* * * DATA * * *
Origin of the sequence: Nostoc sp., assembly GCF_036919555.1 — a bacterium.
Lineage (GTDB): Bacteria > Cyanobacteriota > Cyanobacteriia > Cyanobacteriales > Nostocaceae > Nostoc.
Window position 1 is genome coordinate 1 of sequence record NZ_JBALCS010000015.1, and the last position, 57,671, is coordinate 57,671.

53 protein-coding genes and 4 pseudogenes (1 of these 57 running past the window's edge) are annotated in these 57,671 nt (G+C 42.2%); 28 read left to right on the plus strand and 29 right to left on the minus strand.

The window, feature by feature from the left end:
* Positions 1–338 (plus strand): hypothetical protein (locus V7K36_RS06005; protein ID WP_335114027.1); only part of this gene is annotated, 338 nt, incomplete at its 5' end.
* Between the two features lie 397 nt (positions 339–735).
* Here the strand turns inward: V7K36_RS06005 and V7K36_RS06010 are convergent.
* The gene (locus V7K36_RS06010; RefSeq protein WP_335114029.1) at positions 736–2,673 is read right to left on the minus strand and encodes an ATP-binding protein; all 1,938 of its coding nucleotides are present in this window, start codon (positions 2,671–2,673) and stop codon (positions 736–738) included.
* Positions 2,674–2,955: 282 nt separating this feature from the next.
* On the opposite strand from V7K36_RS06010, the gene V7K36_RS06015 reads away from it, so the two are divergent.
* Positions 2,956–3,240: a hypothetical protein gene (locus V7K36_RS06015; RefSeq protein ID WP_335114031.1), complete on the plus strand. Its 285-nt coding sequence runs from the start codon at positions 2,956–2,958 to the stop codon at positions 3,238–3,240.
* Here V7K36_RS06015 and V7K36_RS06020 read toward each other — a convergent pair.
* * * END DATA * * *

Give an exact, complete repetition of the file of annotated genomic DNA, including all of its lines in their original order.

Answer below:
Origin of the sequence: Nostoc sp., assembly GCF_036919555.1 — a bacterium.
Lineage (GTDB): Bacteria > Cyanobacteriota > Cyanobacteriia > Cyanobacteriales > Nostocaceae > Nostoc.
Window position 1 is genome coordinate 1 of sequence record NZ_JBALCS010000015.1, and the last position, 57,671, is coordinate 57,671.

53 protein-coding genes and 4 pseudogenes (1 of these 57 running past the window's edge) are annotated in these 57,671 nt (G+C 42.2%); 28 read left to right on the plus strand and 29 right to left on the minus strand.

The window, feature by feature from the left end:
* Positions 1–338 (plus strand): hypothetical protein (locus V7K36_RS06005; protein ID WP_335114027.1); only part of this gene is annotated, 338 nt, incomplete at its 5' end.
* Between the two features lie 397 nt (positions 339–735).
* Here the strand turns inward: V7K36_RS06005 and V7K36_RS06010 are convergent.
* The gene (locus V7K36_RS06010; RefSeq protein WP_335114029.1) at positions 736–2,673 is read right to left on the minus strand and encodes an ATP-binding protein; all 1,938 of its coding nucleotides are present in this window, start codon (positions 2,671–2,673) and stop codon (positions 736–738) included.
* Positions 2,674–2,955: 282 nt separating this feature from the next.
* On the opposite strand from V7K36_RS06010, the gene V7K36_RS06015 reads away from it, so the two are divergent.
* Positions 2,956–3,240: a hypothetical protein gene (locus V7K36_RS06015; RefSeq protein ID WP_335114031.1), complete on the plus strand. Its 285-nt coding sequence runs from the start codon at positions 2,956–2,958 to the stop codon at positions 3,238–3,240.
* Here V7K36_RS06015 and V7K36_RS06020 read toward each other — a convergent pair.